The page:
HARARE – A mediator may be called in to narrow the differences among the country’s opposition political parties that are quibbling over who should shepherd the mooted grand coalition to confront Zanu PF’s President Robert Mugabe at next year’s crucial polls, the Daily News can report.
This comes amid a strong push for a neutral person to lead the alliance as it also emerged over the weekend that Mugabe, who has been at the helm of his party since 1975, and has led Zimbabwe for an uninterrupted 37 years, may call for elections in the first quarter of next year to catch his rivals flat-footed.
Zimbabwe’s opposition parties, numbering up to 40, are in disarray over the formation of a grand coalition to tackle Mugabe at the polls.
Two parallel initiatives are being considered to depopulate the contest for positions, but none of them has made any headway.
Former Prime Minister and MDC leader, Morgan Tsvangirai has, in the past few months, signed memorandums of understanding with key opposition leaders, among them former vice president Joice Mujuru and Welshman Ncube, but very little progress has been made to take these forward.
Mujuru has lately been pursuing another arrangement under the auspices of the Coalition of Democrats (Code), which has so far brought together six opposition parties seeking to find each other ahead of the polls.
With Mugabe now in an election mode, mobilising the youth vote across the width and breadth of the country to rally behind his candidature in the wake of his fallout with the former liberation war fighters last year, there is panic among opposition parties that are sensing their waterloo at the polls if they do not put their act together.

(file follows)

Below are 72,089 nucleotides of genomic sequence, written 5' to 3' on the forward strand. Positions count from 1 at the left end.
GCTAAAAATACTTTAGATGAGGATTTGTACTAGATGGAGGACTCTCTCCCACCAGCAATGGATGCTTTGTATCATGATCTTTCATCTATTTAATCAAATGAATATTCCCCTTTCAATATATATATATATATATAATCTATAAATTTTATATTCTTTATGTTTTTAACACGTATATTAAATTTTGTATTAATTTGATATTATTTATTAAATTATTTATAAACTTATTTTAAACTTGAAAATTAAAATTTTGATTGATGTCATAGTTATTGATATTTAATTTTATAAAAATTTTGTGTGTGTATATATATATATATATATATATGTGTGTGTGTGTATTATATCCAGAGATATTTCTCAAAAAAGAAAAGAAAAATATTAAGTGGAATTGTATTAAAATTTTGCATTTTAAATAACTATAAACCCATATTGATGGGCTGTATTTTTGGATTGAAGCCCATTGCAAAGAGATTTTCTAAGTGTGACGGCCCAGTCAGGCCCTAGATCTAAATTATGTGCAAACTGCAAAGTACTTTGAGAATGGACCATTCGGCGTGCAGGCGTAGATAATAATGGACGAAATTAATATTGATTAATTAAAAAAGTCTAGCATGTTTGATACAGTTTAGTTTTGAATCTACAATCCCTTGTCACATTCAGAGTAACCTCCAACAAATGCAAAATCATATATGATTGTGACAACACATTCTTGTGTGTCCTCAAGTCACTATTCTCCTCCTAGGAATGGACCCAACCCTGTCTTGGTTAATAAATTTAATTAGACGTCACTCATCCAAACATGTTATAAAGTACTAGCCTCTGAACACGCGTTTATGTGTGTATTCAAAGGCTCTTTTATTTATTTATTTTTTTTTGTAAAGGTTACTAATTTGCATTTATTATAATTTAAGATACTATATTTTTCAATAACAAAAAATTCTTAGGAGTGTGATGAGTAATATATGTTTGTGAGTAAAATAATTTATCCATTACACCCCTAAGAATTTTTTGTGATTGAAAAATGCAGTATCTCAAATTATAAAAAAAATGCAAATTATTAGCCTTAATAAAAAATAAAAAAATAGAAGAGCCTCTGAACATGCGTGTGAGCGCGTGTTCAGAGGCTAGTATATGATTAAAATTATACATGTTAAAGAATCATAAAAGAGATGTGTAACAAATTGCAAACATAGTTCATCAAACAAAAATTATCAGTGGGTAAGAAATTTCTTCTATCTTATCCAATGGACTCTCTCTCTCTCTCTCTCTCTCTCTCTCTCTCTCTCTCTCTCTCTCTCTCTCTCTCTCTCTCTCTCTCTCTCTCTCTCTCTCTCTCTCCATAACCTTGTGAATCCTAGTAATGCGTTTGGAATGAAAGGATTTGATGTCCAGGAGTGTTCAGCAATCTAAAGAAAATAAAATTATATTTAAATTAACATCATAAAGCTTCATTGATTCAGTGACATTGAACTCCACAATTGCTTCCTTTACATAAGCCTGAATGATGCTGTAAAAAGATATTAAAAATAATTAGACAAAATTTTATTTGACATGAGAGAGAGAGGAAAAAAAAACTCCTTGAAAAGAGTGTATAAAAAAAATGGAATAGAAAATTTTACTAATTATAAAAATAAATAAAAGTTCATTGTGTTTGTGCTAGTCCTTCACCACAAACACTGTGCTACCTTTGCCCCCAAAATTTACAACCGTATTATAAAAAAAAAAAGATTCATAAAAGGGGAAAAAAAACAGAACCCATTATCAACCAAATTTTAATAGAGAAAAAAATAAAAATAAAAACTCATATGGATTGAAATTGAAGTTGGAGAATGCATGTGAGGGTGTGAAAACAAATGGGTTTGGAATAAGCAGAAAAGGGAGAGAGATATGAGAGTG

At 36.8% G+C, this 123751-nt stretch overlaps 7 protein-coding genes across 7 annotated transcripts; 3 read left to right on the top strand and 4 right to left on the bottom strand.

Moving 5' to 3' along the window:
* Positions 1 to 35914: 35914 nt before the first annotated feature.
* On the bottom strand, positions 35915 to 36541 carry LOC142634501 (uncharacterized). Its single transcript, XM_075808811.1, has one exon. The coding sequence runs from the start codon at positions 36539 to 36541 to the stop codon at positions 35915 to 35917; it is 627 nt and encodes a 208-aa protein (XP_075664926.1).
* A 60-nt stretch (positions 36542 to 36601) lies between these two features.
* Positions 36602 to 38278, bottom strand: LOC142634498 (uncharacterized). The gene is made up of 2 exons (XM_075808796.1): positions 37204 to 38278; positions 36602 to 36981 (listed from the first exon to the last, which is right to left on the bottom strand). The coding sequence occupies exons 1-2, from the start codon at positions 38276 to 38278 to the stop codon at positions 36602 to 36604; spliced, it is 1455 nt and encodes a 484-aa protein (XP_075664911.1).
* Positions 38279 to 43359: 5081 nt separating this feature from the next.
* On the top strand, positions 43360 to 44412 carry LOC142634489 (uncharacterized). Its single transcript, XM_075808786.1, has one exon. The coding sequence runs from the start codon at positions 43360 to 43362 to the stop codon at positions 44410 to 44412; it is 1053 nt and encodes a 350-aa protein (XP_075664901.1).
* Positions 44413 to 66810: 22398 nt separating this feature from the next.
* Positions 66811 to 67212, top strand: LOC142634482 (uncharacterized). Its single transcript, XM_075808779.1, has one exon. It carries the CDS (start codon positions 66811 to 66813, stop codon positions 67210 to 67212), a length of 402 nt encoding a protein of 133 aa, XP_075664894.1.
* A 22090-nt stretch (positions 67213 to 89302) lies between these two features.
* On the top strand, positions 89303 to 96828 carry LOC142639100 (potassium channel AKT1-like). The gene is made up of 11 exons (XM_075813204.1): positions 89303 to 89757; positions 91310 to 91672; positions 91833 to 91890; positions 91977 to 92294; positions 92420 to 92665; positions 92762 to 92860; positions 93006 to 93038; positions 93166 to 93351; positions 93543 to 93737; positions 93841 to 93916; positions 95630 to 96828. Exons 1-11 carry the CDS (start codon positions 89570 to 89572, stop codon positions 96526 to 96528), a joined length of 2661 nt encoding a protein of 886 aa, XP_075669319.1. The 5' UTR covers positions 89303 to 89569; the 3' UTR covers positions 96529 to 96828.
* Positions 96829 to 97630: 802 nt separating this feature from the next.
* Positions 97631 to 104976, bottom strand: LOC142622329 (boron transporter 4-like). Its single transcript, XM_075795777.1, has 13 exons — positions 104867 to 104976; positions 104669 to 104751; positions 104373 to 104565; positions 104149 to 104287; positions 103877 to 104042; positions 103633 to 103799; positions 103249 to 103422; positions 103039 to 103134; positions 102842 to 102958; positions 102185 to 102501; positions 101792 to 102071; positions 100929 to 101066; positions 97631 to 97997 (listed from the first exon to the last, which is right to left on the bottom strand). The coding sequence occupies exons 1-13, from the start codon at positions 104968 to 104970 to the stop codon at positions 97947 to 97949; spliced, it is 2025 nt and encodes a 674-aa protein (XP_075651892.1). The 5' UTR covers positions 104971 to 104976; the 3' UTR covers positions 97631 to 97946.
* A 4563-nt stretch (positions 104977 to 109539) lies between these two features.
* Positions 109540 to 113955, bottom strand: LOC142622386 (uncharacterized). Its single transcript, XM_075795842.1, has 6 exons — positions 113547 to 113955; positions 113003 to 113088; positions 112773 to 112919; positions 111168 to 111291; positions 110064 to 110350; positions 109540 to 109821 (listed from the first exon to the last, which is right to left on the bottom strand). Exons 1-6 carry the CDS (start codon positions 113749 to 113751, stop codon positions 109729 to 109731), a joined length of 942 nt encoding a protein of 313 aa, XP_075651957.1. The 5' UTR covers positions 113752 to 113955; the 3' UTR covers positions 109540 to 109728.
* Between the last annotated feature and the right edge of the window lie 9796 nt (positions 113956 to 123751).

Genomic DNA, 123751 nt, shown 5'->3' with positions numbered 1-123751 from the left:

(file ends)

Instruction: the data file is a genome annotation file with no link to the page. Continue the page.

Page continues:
Over the weekend, Mujuru hinted in an interview with the Daily News on Sunday that they may rope in a mediator to break the impasse.
“We are grouping in a good way, getting to understand each other. And where we are failing to understand each other, we are trying to minimise the differences. If we had not ironed out our pre-independence differences, we would not have had the independence that we are enjoying today,” said Mujuru.
“Three months were spent at Lancaster, negotiating our independence and we are seeking to do the same with our negotiations for a grand coalition. We may get to a stage where we may bring in a mediator to help us break the deadlock if we fail to iron out some of the things because we want the coalition as soon as possible.”
Mujuru appeared to suggest that there was no trust among the opposition political parties, especially among the various MDC formations.
Since its formation 1999, the MDC has split more than twice.
Ncube and his group were the first to break away from Tsvangirai in 2005, followed by Tendai Biti and Elton Mangoma in 2014.
They all cited irreconcilable differences with Tsvangirai, a former secretary-general of the Zimbabwe Congress of Trade Unions.
“We have done so much in building the coalition but everything goes with trust; don’t forget that a lot of these opposition parties are mutations of the MDC so trust is a major issue, and to try and get them back is not going to be easy even though our objectives are the same,” said Mujuru.
The Daily News can reveal that there is a strong push for a dark horse to lead the grand coalition seen as the only option the opposition have to unseat Mugabe, who enjoys the power of incumbency.
Renowned civil society leader and activist, Brian Kagoro, seemed to confirm these manoeuvres when he urged the opposition political parties to choose a neutral leader, if they cannot settle for one among themselves.